Expiration of the 50% NOL Phase-In for Ohio Municipal Income Taxes

When Ohio House Bill 5 (HB5) was enacted in December, 2014, net operating loss carryforwards (NOLs) were standardized requiring all municipalities in Ohio that impose a tax to allow a 5-year NOL carryforward. In the process of making NOLs uniform, the law imposed a 50% limitation on the amount of NOL that could be used to offset income for municipalities that had a tax prior to January 1, 2016. In effect, the NOL was limited to the lesser of 50% of the adjusted federal taxable income or 50% of the unutilized NOL. The law included a provision that put a time-frame on the 50% limitation. Ohio Revised Code 718.01(D)(3)(c) indicated for tax years beginning in 2018-2022 the 50% limit applied, but for tax years beginning in 2023 or later the full amount of the unutilized and unexpired NOL could be used to offset a taxpayer’s income.

Looking Forward
NOLs and how they can be used on Tax Year 2023 net profit returns are summarized below:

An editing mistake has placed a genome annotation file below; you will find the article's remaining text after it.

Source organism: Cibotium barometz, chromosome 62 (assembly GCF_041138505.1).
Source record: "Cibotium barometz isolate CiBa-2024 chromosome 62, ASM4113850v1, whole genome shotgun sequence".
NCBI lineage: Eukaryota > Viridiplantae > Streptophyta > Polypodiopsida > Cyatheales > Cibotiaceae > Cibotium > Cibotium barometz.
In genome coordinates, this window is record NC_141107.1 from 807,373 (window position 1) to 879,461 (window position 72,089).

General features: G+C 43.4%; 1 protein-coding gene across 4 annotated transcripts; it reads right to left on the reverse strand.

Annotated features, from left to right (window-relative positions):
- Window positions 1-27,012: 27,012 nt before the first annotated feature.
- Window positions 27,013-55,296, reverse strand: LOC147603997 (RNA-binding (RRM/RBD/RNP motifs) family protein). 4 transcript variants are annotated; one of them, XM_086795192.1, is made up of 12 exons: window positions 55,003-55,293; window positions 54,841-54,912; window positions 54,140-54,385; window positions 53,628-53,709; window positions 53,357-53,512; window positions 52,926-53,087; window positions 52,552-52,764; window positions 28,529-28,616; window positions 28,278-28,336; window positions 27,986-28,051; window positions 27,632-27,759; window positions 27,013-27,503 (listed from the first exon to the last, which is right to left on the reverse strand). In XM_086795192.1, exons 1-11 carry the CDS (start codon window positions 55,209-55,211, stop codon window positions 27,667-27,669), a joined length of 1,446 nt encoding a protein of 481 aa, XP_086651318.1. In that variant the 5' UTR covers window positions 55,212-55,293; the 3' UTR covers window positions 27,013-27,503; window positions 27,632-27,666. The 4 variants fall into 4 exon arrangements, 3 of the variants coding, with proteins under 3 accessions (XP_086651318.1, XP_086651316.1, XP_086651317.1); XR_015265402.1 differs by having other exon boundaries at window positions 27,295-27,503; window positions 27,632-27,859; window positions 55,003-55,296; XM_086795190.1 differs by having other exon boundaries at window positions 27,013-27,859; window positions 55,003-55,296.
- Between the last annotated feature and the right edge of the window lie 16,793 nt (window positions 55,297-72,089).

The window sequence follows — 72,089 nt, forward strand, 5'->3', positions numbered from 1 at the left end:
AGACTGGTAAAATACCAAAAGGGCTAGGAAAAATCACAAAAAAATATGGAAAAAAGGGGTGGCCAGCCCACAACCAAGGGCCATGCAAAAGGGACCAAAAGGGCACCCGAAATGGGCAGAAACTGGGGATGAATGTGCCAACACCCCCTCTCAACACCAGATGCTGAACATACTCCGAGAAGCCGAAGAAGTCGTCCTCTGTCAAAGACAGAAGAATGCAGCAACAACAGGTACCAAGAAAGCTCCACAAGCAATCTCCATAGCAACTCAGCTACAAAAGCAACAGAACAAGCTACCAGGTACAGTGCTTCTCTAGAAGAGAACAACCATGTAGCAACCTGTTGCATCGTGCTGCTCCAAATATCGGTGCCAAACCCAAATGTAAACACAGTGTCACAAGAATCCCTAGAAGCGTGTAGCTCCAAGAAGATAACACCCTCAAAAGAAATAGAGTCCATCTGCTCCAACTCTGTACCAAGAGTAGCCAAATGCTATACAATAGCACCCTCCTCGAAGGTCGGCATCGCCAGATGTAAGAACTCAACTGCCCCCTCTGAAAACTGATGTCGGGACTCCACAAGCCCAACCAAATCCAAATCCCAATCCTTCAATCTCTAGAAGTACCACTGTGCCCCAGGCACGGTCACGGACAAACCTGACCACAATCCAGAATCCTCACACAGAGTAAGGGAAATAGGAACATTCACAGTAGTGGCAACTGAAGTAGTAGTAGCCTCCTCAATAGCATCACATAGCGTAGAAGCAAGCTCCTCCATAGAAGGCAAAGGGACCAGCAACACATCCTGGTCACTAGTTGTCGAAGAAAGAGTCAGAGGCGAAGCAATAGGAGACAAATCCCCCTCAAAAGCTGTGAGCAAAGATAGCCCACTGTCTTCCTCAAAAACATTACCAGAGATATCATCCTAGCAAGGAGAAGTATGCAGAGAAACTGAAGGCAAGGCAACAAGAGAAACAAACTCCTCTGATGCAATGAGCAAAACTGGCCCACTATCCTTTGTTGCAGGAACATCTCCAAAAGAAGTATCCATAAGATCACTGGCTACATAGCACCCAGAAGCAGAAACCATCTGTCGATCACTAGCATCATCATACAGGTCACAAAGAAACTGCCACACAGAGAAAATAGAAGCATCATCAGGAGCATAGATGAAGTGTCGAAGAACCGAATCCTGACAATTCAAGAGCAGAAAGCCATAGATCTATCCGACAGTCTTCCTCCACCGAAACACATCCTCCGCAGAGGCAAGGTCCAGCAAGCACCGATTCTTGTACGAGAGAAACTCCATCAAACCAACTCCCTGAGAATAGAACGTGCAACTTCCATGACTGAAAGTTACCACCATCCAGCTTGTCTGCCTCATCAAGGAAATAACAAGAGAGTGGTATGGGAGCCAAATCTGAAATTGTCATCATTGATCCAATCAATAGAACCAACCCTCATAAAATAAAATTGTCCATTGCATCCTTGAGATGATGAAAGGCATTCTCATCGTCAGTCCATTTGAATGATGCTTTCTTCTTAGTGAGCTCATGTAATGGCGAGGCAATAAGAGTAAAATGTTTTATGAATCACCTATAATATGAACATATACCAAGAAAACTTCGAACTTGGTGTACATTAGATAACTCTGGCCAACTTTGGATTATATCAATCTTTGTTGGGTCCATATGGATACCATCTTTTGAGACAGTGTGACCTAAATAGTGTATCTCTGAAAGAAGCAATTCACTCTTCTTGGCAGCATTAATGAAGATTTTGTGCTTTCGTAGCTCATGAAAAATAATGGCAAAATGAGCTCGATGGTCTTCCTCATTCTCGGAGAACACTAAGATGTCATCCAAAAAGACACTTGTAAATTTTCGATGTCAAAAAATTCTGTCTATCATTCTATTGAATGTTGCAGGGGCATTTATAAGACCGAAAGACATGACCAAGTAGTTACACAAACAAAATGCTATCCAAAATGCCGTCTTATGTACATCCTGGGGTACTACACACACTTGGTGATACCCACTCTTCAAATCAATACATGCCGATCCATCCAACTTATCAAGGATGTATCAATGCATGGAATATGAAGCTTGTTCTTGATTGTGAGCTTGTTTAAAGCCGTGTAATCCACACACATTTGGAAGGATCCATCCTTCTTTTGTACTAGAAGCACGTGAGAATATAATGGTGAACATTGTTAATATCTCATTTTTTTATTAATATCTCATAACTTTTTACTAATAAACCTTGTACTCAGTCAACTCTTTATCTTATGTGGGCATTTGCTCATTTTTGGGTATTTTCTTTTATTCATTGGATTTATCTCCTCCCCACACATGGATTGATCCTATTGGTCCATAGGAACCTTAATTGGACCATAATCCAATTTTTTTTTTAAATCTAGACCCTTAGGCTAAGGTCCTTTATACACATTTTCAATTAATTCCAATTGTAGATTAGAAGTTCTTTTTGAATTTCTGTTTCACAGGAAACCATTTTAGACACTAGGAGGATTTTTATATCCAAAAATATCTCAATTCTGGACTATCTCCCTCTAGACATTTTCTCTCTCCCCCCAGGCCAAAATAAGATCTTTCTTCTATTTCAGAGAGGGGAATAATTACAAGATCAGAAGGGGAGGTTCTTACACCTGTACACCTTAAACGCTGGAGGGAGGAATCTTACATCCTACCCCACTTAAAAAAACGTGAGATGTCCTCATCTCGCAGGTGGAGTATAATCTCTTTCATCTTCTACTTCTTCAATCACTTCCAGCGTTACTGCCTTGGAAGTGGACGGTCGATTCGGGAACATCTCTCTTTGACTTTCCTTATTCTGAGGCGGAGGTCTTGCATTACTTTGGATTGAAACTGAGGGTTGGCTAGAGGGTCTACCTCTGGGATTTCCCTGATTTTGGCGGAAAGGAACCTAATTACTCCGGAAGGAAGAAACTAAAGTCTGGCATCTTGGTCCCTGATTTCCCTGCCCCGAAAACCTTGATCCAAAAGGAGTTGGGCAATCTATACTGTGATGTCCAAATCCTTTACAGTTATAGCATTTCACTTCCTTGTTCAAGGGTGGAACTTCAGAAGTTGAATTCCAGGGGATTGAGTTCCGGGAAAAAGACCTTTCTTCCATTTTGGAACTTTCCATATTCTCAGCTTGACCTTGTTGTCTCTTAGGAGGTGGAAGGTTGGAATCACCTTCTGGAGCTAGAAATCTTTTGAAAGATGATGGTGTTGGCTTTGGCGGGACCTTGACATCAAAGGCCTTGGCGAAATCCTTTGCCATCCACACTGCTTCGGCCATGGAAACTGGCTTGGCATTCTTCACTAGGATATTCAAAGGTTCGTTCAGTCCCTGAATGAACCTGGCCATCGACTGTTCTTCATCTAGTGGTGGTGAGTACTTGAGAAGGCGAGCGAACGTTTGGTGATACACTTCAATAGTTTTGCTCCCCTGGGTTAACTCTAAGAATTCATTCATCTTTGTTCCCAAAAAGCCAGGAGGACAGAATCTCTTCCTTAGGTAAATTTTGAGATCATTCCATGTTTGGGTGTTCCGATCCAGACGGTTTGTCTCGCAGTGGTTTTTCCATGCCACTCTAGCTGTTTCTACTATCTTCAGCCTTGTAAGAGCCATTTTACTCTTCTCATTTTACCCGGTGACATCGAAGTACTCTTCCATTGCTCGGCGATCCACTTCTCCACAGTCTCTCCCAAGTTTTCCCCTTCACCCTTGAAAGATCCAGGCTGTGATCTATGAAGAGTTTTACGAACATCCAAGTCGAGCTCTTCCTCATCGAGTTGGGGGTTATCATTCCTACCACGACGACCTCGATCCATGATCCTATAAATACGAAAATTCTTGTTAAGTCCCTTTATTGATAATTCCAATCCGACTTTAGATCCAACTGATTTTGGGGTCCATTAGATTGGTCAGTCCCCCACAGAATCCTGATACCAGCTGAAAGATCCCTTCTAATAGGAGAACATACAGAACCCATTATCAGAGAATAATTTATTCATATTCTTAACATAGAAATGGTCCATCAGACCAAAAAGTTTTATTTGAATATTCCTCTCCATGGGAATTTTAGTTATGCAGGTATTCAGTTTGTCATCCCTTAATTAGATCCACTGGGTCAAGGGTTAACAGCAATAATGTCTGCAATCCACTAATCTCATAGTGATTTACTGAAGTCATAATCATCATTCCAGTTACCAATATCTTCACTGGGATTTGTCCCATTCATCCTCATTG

• Effective for tax years beginning in 2023, all RITA municipalities now allow a 5-year NOL carryover at 100% of the unutilized and unexpired NOL or 100% of the adjusted federal taxable income (AFTI). NOLs are no longer limited to 50%. For a complete listing of all RITA municipalities visit https://www.ritaohio.com/Municipalities
  • Any NOLs generated in tax years beginning in 2018, 2019, 2020, 2021 and 2022 that were not previously used may be used at 100% to offset AFTI in 2023.
  • NOLs generated in 2017 have expired. In some cases, these were never able to be fully utilized. If any of the 2017 NOL was unused after the 2022 return was filed, it can no longer be utilized to offset income.
  • For tax years beginning in 2023, pre-HB5/Post Apportioned (municipality-specific) NOLs are nearly all expired. Unless there is a NOL generated in the Villages of McDonald and/or Jewett that is being carried forward from tax years beginning prior to January 1, 2017, any unutilized NOL has expired. Note: Prior to HB5 McDonald allowed a 10-year NOL and Jewett permitted a 7-year NOL.
  • When making final 2023 estimate projections or when deciding whether or not to make an extension payment, keep in mind you can now use the full, unexpired NOL that is available. As a reminder, a taxpayer must make timely estimated payments equal to 100% of the prior year’s liability or 90% of the actual tax due to avoid unpaid estimated income tax penalties and interest.

Take a look at the examples here to see how these rules could play out.